For centuries, there has been this belief that Rapa Nui suffered a catastrophic population crash, possibly due to war. But there is no scientific evidence to support this idea, say a group of researchers in the latest issue of the journal Antiquity.
The authors studied sharpened pieces of obsidian, called mata’a, which look to the untrained eye alarmingly like spearheads. They used the mata’a as archeological serrogates for what was going on with the Rapa. If these mata’a were used for war, one would expect that they would all be uniform. But he mata’a studied came in a range of shapes, and most of them would be terrible for stabbing. Shaped a bit like spades, they’re generally too wide to sink deeply into flesh. Wear and tear on many of the blades revealed patterns that archaeologists recognize as coming from tasks like scraping hide and farming. All those mata’a left in the ground weren’t the aftermath of battle—they were discarded hoes and rakes.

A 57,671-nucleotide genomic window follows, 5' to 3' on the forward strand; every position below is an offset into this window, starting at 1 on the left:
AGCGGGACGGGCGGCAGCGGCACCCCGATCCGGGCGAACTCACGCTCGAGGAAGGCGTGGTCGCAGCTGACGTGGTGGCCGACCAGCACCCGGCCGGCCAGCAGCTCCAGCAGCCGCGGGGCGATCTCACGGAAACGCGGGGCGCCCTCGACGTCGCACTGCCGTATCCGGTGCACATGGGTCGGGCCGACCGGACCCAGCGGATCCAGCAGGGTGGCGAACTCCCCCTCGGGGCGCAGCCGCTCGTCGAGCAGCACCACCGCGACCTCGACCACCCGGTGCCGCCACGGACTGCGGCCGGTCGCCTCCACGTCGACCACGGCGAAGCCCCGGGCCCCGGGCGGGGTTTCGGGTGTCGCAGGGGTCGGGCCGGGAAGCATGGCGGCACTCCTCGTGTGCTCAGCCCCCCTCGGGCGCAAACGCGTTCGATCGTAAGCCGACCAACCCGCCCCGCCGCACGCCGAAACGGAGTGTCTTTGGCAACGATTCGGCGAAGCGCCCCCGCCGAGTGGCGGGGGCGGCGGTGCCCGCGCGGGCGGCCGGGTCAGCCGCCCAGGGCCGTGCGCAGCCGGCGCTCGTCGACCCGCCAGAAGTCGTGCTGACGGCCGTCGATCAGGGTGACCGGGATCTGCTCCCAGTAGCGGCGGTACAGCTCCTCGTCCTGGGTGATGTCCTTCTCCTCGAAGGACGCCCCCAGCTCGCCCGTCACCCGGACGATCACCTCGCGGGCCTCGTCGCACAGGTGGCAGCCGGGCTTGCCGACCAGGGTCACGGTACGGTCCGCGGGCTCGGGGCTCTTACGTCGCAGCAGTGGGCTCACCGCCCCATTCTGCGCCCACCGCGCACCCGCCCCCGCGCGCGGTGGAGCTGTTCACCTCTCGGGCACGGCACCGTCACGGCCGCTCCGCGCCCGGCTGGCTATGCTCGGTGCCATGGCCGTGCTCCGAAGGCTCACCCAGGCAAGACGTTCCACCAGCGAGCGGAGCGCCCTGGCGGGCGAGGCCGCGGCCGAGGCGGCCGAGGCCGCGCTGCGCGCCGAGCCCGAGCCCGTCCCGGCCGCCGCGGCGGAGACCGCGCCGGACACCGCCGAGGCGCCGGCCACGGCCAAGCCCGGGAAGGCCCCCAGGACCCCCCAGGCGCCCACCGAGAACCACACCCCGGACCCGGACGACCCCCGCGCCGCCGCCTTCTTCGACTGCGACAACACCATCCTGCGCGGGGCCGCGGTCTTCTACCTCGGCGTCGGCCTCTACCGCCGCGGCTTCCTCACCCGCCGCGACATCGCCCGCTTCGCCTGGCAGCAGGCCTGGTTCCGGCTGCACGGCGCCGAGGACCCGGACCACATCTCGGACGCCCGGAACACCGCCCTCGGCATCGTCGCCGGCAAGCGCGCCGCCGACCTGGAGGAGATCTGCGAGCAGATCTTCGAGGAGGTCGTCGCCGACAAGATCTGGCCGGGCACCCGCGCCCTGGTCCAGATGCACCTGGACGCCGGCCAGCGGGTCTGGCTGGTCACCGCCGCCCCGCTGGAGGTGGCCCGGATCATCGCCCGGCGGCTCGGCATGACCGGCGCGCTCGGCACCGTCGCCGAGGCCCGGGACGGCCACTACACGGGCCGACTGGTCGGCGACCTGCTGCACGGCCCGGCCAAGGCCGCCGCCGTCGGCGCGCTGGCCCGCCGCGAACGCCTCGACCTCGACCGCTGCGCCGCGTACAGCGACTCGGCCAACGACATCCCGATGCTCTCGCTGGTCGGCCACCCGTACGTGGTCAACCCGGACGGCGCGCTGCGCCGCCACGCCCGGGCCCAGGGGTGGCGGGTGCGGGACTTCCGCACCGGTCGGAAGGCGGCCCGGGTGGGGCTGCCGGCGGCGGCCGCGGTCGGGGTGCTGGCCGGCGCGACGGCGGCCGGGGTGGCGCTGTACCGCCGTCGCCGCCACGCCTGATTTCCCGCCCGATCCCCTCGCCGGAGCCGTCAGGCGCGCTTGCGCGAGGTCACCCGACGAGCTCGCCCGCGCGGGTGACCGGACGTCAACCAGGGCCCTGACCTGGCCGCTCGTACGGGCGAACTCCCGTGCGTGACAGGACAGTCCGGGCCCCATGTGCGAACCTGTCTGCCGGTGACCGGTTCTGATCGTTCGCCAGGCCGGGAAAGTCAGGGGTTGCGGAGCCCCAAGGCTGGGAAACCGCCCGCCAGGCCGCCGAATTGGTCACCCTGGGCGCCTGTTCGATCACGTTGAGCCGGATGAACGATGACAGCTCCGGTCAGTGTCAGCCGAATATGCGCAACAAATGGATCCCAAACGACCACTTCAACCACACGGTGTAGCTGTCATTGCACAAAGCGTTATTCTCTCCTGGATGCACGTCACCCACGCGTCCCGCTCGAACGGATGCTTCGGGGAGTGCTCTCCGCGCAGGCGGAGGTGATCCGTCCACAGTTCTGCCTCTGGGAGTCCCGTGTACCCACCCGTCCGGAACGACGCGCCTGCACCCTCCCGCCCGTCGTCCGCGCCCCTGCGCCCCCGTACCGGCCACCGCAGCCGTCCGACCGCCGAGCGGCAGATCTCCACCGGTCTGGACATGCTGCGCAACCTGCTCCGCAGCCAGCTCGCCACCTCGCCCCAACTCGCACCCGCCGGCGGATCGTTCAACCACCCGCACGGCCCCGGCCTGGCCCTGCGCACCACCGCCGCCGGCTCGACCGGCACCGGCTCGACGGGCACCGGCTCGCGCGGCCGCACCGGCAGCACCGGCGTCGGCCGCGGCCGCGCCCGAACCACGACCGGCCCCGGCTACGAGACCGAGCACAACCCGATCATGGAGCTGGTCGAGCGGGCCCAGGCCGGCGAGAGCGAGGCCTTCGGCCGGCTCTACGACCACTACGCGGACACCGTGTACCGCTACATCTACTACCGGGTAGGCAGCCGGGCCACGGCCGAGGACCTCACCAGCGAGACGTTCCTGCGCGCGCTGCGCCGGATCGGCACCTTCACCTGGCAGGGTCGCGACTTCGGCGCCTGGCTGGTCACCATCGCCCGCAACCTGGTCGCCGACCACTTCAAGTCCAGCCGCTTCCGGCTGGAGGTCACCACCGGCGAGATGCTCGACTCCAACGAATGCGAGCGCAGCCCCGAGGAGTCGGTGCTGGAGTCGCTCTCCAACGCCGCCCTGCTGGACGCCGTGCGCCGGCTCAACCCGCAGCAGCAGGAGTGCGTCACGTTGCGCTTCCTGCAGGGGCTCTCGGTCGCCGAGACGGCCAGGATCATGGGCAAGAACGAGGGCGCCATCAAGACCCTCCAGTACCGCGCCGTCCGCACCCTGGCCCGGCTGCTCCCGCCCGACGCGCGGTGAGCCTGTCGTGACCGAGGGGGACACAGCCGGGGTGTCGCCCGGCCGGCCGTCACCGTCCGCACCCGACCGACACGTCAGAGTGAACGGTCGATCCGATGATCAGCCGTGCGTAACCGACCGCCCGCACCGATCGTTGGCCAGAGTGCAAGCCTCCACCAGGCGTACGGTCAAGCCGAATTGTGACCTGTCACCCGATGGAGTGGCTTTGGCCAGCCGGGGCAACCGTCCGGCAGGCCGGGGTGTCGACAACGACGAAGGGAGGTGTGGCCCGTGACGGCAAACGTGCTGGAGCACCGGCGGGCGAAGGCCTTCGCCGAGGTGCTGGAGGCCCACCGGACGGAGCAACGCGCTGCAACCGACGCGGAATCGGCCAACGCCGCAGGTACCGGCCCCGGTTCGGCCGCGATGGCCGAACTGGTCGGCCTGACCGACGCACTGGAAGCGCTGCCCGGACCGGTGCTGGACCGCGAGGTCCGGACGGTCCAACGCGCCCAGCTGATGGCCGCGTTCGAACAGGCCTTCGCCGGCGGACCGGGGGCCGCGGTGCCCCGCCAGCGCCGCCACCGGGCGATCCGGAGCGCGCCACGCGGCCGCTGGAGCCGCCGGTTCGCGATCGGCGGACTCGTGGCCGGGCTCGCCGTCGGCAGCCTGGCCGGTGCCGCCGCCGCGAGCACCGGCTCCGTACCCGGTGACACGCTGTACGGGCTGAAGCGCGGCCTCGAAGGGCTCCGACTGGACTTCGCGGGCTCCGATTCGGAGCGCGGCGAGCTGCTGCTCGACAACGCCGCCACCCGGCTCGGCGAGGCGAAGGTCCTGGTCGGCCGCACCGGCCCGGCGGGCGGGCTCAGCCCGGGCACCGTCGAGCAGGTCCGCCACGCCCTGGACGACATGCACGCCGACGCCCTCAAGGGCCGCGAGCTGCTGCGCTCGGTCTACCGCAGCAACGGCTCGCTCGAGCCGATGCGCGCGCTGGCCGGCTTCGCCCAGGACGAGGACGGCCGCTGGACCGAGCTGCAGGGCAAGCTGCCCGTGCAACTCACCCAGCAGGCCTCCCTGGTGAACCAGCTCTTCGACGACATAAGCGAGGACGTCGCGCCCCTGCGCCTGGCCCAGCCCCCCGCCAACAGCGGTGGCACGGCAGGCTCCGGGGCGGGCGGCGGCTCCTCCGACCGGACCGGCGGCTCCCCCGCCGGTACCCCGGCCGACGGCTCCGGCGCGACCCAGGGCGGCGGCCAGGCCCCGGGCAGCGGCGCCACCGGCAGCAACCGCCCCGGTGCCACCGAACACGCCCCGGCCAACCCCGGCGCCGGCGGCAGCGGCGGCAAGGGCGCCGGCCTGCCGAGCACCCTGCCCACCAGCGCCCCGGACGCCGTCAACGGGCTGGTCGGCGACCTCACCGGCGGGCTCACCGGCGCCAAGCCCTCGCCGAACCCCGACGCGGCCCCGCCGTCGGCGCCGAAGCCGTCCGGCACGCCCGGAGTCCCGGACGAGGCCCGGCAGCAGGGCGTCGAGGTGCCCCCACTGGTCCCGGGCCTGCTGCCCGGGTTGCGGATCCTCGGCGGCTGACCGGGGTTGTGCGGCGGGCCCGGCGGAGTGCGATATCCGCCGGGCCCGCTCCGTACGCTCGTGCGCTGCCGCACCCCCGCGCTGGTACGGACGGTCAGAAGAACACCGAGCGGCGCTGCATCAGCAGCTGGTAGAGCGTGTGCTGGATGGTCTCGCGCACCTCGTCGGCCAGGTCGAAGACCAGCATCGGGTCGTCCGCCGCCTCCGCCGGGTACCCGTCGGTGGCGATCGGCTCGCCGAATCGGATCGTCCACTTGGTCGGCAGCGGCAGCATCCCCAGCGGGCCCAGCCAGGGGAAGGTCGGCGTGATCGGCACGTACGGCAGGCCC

So if the Rapa Nui didn’t kill each other off, what did? Disease after European contact, like smallpox and plague ripped through Easter Island, halving the population in a short time.